Personally, as a Getting Things Done (GTD) (Allen, 2001) advocate, I book fifteen minutes each morning to follow-up on these and any other actions I may have, and make some progress every day.
Remember that your preparation for the next one-on-one meeting begins when the previous one ends.
Like most good things in life, one-on-one meetings are not easy. If the work is put in to properly implement one-on-one meetings, they will provide an effective vehicle for timely and accurate communication with your direct report while at the same time providing a forum for feedback and coaching for both of you.
Allen, D. (2001). Getting Things Done: The Art of Stress-Free Productivity. In A. David, Getting Things Done: The Art of Stress-Free Productivity. New York: Penguin Books.
Debow, D. (2010 18-August). 3 steps to a totally awesome team. Retrieved 2010 4-November from Rypple: http://blog.rypple.com/2010/08/3-steps-to-a-totally-awesome-team-inspired-by-switch/
Gleeson, K. (2003). The Personal Efficiency Program (3rd Edition ed.). Hoboken, NJ: Wiley.
Horstman, M., & Auzenne, M. (2005, July 3). Manager-Tools One-on-one basics.pdf. Retrieved December 3, 2010, from Become a more effective leader: http://www.manager-tools.com/podcasts/Manager-Tools_One_on_One_Basics.pdf
Horstman, M., & Auzenne, M. (2007 16-December ). One on One Scheduling Guidance (Part 1 of 2). Retrieved 2010 5-November from Manager Tools: http://manager-tools.com/2007/12/one-on-one-scheduling-guidance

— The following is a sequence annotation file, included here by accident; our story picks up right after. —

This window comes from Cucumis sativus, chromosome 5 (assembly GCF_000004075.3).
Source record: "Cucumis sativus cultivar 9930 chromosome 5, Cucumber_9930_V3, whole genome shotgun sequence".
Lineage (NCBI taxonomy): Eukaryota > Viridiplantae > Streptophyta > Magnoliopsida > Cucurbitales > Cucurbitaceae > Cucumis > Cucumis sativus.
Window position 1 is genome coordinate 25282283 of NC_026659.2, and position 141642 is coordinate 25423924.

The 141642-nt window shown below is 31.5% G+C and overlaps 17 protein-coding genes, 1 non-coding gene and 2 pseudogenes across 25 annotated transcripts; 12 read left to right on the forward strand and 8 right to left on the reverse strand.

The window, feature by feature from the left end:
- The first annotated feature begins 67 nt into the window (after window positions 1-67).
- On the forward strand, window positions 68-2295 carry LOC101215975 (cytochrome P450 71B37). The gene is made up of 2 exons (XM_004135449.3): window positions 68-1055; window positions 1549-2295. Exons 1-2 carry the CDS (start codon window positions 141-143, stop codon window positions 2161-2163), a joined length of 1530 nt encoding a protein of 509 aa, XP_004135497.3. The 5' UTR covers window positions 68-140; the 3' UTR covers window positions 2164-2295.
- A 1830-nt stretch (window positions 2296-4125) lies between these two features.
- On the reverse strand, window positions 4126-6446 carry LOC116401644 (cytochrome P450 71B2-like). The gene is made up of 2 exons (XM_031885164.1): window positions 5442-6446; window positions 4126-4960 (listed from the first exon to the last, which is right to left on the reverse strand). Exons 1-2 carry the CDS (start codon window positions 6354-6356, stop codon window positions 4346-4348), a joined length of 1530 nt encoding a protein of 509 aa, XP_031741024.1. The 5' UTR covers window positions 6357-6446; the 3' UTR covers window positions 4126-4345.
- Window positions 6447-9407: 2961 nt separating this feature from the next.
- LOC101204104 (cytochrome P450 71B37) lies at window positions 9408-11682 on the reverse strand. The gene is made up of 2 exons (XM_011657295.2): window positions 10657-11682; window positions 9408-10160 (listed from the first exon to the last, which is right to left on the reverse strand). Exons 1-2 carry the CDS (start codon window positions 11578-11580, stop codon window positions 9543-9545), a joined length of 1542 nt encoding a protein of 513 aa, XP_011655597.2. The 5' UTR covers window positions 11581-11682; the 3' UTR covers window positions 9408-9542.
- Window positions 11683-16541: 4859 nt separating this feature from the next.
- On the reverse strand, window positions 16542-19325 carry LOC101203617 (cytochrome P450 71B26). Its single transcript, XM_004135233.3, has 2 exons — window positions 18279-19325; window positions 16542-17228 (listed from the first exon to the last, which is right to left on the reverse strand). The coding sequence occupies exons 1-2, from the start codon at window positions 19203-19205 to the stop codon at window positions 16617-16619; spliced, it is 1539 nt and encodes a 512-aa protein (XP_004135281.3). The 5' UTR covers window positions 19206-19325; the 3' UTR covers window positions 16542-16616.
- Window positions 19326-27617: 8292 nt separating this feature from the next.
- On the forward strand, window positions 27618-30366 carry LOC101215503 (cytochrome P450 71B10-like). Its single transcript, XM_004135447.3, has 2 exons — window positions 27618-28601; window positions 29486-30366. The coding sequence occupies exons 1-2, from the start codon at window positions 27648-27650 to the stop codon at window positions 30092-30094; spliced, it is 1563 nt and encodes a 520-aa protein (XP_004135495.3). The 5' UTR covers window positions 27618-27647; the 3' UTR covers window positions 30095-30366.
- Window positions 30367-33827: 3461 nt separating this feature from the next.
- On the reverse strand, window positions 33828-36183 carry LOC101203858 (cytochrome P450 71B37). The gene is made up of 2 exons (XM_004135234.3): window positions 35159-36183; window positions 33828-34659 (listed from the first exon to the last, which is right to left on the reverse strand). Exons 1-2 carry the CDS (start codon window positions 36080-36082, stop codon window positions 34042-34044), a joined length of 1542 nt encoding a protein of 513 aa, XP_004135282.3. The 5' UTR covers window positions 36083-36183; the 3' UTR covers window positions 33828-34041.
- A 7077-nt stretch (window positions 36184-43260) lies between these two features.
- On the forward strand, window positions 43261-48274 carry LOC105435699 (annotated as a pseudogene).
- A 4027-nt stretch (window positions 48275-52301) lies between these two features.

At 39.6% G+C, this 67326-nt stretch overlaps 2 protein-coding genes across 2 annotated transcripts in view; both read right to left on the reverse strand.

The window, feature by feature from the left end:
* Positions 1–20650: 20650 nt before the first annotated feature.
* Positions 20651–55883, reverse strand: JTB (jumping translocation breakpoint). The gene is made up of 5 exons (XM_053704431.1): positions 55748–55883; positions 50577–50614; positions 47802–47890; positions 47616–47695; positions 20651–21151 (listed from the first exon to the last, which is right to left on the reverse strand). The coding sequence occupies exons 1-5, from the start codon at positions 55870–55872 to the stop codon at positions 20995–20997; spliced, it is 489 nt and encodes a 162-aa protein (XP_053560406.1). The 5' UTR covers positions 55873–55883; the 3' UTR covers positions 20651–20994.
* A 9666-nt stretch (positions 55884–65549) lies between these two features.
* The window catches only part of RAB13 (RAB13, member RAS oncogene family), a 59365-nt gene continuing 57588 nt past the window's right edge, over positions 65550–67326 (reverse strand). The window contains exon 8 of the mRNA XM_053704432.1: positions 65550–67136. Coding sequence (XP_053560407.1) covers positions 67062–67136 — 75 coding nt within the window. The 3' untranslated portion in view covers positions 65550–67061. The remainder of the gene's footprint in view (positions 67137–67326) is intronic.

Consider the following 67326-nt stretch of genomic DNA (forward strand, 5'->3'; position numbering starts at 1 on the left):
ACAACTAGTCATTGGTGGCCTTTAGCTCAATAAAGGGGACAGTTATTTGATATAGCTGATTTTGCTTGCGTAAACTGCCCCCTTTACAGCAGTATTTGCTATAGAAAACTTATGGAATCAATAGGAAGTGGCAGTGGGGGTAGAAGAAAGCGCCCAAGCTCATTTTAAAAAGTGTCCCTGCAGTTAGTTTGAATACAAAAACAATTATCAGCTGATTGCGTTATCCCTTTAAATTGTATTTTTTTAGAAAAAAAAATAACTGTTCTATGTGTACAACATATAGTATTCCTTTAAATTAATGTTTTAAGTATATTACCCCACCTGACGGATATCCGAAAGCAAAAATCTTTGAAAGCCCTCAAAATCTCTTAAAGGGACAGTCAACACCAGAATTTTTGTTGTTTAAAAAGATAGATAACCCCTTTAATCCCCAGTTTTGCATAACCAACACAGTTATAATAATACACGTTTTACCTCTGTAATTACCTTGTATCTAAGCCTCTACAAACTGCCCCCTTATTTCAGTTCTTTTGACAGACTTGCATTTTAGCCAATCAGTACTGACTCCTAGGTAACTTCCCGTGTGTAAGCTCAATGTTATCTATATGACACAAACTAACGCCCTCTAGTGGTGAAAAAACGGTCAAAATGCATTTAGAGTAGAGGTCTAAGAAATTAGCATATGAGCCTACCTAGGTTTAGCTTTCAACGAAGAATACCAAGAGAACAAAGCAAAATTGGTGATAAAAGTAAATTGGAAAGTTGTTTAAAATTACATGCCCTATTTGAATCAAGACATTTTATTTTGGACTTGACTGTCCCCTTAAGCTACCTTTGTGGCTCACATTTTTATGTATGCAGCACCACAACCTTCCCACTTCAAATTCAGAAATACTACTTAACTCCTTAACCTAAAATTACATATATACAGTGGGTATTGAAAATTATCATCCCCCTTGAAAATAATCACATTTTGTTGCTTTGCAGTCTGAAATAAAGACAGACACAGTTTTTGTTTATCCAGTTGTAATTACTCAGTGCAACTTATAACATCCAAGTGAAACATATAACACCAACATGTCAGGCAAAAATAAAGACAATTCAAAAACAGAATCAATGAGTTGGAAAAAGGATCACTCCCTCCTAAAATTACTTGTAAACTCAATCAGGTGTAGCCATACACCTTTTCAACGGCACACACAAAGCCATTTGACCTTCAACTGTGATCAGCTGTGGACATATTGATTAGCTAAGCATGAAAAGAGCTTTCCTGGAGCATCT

Horstman, M., & Auzenne, M. (2005 3-July). One-on-Ones: The Single Most Effective Management Tool (Part 2). Retrieved 2010 5-November from Manager Tools: http://manager-tools.com/2005/07/the-single-most-effective-management-tool-part-2
Horstman, M., & Auzenne, M. (2005 3-July). One-on-Ones: The Single Most Effective Management Tools (Part 1). Retrieved 2010 5-November from Manager Tools: http://manager-tools.com/2005/07/the-single-most-effective-management-tool-part-1
Horstman, M., & Auzenne, M. (2005 10-July). Questions and Answers on One-on-Ones. Retrieved 2010 5-November from Manager Tools: http://manager-tools.com/2005/07/questions-and-answers-on-one-on-ones
Horstman, M., & Auzenne, M. (2008 24-February). The Management Trinity - One on Ones. Retrieved 2010 24-November from Manager Tools: http://manager-tools.com/2008/02/the-management-trinity-one-on-ones
Hostman, M., & Auzenne, M. (2007 23-December). One on One Scheduling Guidance (Part 2 of 2). Retrieved 2010 5-November from Manager Tools: http://manager-tools.com/2007/12/one-on-one-scheduling-guidance-part-2-of-2
O'Duinn, J. (2010 26-April). Rethinking one-on-one meetings. Retrieved 2010 4-November from John O'Duinn's Soapbox: http://oduinn.com/blog/2010/04/26/rethinking-one-on-one-meetings/
Richardson, D. (2010 25-February). dria.org. Retrieved 2010 4-November from dria.org: http://www.dria.org/wordpress/archives/2010/02/25/1443/
Rothman, J. (2002). No More Meeting Mutinies. Software Development Magazine.
Two forms are included in this section.
- Personal Information form intended for keeping basic personal information on employees for use in one-on-one meetings
- One-on-One form to be used as a preparation and minute template for one-on-one meetings. Although I have been using forms of various sorts for years, this version is somewhat influenced by the Manager Tools One-on-One form. (Horstman & Auzenne, Manager-Tools One-on-one basics.pdf, 2005)